Signs posted at The Vancouver Clinic in Vancouver, Washington, warn patients and visitors of a measles outbreak on Jan. 30. The outbreak has sickened at least 49 people in the Pacific Northwest, with 11 more cases suspected. A bill in the Legislature would end parents’ ability to exempt their children from the MMR vaccine for personal or philosophical reasons. Medical and religious exemptions would remain in place. (Gillian Flaccus/Associated Press)

Signs posted at The Vancouver Clinic in Vancouver, Washington, warn patients and visitors of a measles outbreak on Jan. 30. The outbreak has sickened at least 49 people in the Pacific Northwest, with 11 more cases suspected. A bill in the Legislature would end parents’ ability to exempt their children from the MMR vaccine for personal or philosophical reasons. Medical and religious exemptions would remain in place. (Gillian Flaccus/Associated Press)

Editorial: End personal exemption for measles vaccine

The exemption has aided an outbreak of measles in Clark County, one that endangers children.

By The Herald Editorial Board

We’ll make this quick, like a well-administered shot: Washington state should no longer allow parents a personal or philosophical exemption for the required childhood vaccination for measles, mumps and rubella.

There, and you don’t even need a bandage.

A bill in the state House — HB 1638 — would remove that exemption, but only for the MMR vaccine. The legislation, which gets its first hearing at 8 a.m. Friday before the Health Care and Wellness Committee in Olympia, was filed in response to a public health emergency in Clark County, an outbreak of measles among children.

Since the start of the year, Clark County Public Health has identified 49 confirmed cases of measles and another 11 suspected cases, most of those among children younger than 11. In 42 of the confirmed cases, the patients had not been immunized. Immunization status is unverified in six cases. In only one instance did a person who had been immunized contract measles in the latest outbreak.

Children younger than 5 and adults older then 20 are more likely to suffer complications from measles, according to the Centers for Disease Control and Prevention. Complications can range from the simple, such as ear infections and diarrhea, to more serious, including pneumonia and swelling of the brain. For every 1,000 children who get measles, the CDC reports, one or two children will be left with brain damage or will die.

All states allow for medical exemptions from vaccines and almost all allow exemptions for religious reasons. But Washington state, Oregon and 15 other states allow parents to exempt children from vaccinations for loosely stated personal or philosophical reasons. In Washington state, parents must present a record of vaccination or a certificate of exemption to enroll children in public schools.

Among the sponsors of the legislation is state Rep. Monica Stonier, D-Vancouver, who said she could respect matters of personal choice, to a point.

“Personal rights are important as long as they don’t impose on the rights of others,” she told the The Columbian.

And the decision not to vaccinate a child can have dire consequences not only for that child, but for other children and the community.

Clark County, reports The New York Times, has one of the lowest vaccination rates in the state. Only about 78 percent of students in kindergarten through 12th grade are vaccinated. To ensure immunity within communities — sometimes called “herd immunity” — a 93 percent vaccination rate is necessary to prevent a measles outbreak.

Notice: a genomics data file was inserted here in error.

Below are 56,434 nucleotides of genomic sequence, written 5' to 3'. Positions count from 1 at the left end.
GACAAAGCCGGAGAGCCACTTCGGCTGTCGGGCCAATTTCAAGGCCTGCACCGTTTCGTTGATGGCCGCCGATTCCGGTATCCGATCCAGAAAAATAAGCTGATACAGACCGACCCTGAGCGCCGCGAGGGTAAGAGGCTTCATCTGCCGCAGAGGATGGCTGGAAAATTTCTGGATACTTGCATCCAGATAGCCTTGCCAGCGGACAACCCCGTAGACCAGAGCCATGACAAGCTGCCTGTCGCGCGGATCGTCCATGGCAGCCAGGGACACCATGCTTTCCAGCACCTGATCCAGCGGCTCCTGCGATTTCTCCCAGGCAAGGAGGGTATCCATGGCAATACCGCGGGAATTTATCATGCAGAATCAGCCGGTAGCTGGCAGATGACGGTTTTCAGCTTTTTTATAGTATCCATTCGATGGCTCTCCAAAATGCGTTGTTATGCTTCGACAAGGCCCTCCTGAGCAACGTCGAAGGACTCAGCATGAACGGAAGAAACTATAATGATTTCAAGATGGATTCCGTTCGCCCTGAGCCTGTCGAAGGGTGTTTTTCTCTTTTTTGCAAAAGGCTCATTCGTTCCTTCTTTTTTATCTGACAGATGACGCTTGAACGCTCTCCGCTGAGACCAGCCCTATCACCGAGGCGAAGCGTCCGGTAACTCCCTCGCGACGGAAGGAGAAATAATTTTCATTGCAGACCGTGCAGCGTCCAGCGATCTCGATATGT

The legislation is narrowly focused, keeping both the medical and religious exemptions, as well as keeping the personal exemption for other vaccines, including hepatitis B; polio; diphtheria, tetanus and pertussis (DTaP); and chickenpox.

In an emergency situation that narrow focus is understandable, but removal of the personal exemption for all vaccines should be taken up later in the Legislature.

The justification for personal exemptions to vaccination are not valid and have in recent years relied on fraud, misinformation and a stubborn reliance on unreliable sources found in the echo chamber of the internet.

We are now almost a decade along from the remarkable decision by the respected medical journal, The Lancet, to retract — after 12 years — a 1998 paper that falsely tied vaccines to autism. The Lancet, in 2010, announced that several elements of the paper were “incorrect, contrary to the findings of an earlier investigation.”

The authors of the study, among them Andrew Wakefield, it was later learned, had been funded by lawyers acting on behalf of parents who were involved in lawsuits against vaccine manufacturers. Britain’s General Medical Council determined that Wakefield had acted unethically and shown “callous disregard” for children in his study who had been selected specifically for the study’s intended conclusions.

The “study” was repudiated, the article retracted and Wakefield was stripped of his right to practice medicine.

And The Lancet has been left with a scar that will be visible for decades, because Wakefield’s lie was allowed 12 years of legitimacy it didn’t deserve and continues to lurk like a virus on the internet.

There should be no doubt in the minds of parents: Vaccines do not cause autism. Vaccine ingredients do not cause autism. There is no link between any vaccine and autism spectrum disorder. These are the conclusions from nine studies funded or conducted by the CDC since 2003.

There is no reason for a personal or philosophical exemption from vaccines, least of all for the vaccine for measles, mumps and rubella.

The Legislature should end that exemption.

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